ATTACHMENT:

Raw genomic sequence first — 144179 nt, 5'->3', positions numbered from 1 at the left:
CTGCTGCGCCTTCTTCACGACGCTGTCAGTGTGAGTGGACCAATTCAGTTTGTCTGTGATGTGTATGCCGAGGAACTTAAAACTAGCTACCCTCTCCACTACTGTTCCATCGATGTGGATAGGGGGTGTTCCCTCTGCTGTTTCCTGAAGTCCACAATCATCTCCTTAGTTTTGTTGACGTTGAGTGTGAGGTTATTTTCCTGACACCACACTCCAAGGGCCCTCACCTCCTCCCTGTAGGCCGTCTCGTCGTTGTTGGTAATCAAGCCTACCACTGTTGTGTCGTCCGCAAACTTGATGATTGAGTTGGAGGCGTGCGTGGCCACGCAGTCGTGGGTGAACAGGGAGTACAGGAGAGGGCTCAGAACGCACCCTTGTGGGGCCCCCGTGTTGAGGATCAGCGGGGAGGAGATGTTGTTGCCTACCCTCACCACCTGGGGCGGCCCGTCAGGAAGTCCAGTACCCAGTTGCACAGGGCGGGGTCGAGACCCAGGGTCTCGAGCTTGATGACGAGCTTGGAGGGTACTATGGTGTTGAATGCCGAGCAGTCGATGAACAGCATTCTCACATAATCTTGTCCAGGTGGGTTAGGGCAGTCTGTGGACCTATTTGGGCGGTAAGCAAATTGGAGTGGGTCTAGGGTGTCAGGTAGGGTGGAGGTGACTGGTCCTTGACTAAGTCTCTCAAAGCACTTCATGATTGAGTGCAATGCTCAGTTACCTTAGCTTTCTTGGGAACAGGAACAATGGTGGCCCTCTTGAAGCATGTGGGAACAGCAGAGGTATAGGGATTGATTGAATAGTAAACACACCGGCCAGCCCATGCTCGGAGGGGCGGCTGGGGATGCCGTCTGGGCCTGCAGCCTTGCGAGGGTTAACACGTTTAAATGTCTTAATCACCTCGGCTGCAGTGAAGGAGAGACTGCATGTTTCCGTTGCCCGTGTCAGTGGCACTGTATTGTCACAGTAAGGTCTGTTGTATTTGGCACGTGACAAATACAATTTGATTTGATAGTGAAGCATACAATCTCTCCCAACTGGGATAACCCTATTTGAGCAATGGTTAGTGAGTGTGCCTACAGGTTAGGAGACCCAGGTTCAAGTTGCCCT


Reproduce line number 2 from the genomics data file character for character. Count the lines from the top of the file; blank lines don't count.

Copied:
CTGCTGCGCCTTCTTCACGACGCTGTCAGTGTGAGTGGACCAATTCAGTTTGTCTGTGATGTGTATGCCGAGGAACTTAAAACTAGCTACCCTCTCCACTACTGTTCCATCGATGTGGATAGGGGGTGTTCCCTCTGCTGTTTCCTGAAGTCCACAATCATCTCCTTAGTTTTGTTGACGTTGAGTGTGAGGTTATTTTCCTGACACCACACTCCAAGGGCCCTCACCTCCTCCCTGTAGGCCGTCTCGTCGTTGTTGGTAATCAAGCCTACCACTGTTGTGTCGTCCGCAAACTTGATGATTGAGTTGGAGGCGTGCGTGGCCACGCAGTCGTGGGTGAACAGGGAGTACAGGAGAGGGCTCAGAACGCACCCTTGTGGGGCCCCCGTGTTGAGGATCAGCGGGGAGGAGATGTTGTTGCCTACCCTCACCACCTGGGGCGGCCCGTCAGGAAGTCCAGTACCCAGTTGCACAGGGCGGGGTCGAGACCCAGGGTCTCGAGCTTGATGACGAGCTTGGAGGGTACTATGGTGTTGAATGCCGAGCAGTCGATGAACAGCATTCTCACATAATCTTGTCCAGGTGGGTTAGGGCAGTCTGTGGACCTATTTGGGCGGTAAGCAAATTGGAGTGGGTCTAGGGTGTCAGGTAGGGTGGAGGTGACTGGTCCTTGACTAAGTCTCTCAAAGCACTTCATGATTGAGTGCAATGCTCAGTTACCTTAGCTTTCTTGGGAACAGGAACAATGGTGGCCCTCTTGAAGCATGTGGGAACAGCAGAGGTATAGGGATTGATTGAATAGTAAACACACCGGCCAGCCCATGCTCGGAGGGGCGGCTGGGGATGCCGTCTGGGCCTGCAGCCTTGCGAGGGTTAACACGTTTAAATGTCTTAATCACCTCGGCTGCAGTGAAGGAGAGACTGCATGTTTCCGTTGCCCGTGTCAGTGGCACTGTATTGTCACAGTAAGGTCTGTTGTATTTGGCACGTGACAAATACAATTTGATTTGATAGTGAAGCATACAATCTCTCCCAACTGGGATAACCCTATTTGAGCAATGGTTAGTGAGTGTGCCTACAGGTTAGGAGACCCAGGTTCAAGTTGCCCT